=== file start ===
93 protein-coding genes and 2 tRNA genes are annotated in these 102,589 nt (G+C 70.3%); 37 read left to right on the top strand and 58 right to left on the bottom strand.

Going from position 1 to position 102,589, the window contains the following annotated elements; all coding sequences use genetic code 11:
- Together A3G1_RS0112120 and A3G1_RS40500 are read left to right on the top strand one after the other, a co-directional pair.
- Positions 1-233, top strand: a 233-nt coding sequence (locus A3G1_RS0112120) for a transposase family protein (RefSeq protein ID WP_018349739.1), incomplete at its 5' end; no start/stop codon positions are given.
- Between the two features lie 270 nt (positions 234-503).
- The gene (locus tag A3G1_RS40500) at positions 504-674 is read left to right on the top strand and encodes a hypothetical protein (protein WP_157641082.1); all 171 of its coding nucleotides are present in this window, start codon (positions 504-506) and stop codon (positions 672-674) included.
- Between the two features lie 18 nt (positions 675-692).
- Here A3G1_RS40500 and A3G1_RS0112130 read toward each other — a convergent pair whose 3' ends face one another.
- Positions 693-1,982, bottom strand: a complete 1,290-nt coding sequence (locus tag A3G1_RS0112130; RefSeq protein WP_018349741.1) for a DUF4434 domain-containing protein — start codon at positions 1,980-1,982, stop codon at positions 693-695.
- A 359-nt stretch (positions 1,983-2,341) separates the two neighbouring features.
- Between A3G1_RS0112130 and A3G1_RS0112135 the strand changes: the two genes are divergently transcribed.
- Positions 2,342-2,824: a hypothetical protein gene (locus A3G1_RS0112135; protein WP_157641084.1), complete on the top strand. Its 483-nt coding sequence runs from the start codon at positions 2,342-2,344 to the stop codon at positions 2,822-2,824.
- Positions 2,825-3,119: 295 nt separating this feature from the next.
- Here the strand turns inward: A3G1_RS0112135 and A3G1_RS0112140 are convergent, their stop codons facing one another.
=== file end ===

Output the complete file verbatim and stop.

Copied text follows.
93 protein-coding genes and 2 tRNA genes are annotated in these 102,589 nt (G+C 70.3%); 37 read left to right on the top strand and 58 right to left on the bottom strand.

Going from position 1 to position 102,589, the window contains the following annotated elements; all coding sequences use genetic code 11:
- Together A3G1_RS0112120 and A3G1_RS40500 are read left to right on the top strand one after the other, a co-directional pair.
- Positions 1-233, top strand: a 233-nt coding sequence (locus A3G1_RS0112120) for a transposase family protein (RefSeq protein ID WP_018349739.1), incomplete at its 5' end; no start/stop codon positions are given.
- Between the two features lie 270 nt (positions 234-503).
- The gene (locus tag A3G1_RS40500) at positions 504-674 is read left to right on the top strand and encodes a hypothetical protein (protein WP_157641082.1); all 171 of its coding nucleotides are present in this window, start codon (positions 504-506) and stop codon (positions 672-674) included.
- Between the two features lie 18 nt (positions 675-692).
- Here A3G1_RS40500 and A3G1_RS0112130 read toward each other — a convergent pair whose 3' ends face one another.
- Positions 693-1,982, bottom strand: a complete 1,290-nt coding sequence (locus tag A3G1_RS0112130; RefSeq protein WP_018349741.1) for a DUF4434 domain-containing protein — start codon at positions 1,980-1,982, stop codon at positions 693-695.
- A 359-nt stretch (positions 1,983-2,341) separates the two neighbouring features.
- Between A3G1_RS0112130 and A3G1_RS0112135 the strand changes: the two genes are divergently transcribed.
- Positions 2,342-2,824: a hypothetical protein gene (locus A3G1_RS0112135; protein WP_157641084.1), complete on the top strand. Its 483-nt coding sequence runs from the start codon at positions 2,342-2,344 to the stop codon at positions 2,822-2,824.
- Positions 2,825-3,119: 295 nt separating this feature from the next.
- Here the strand turns inward: A3G1_RS0112135 and A3G1_RS0112140 are convergent, their stop codons facing one another.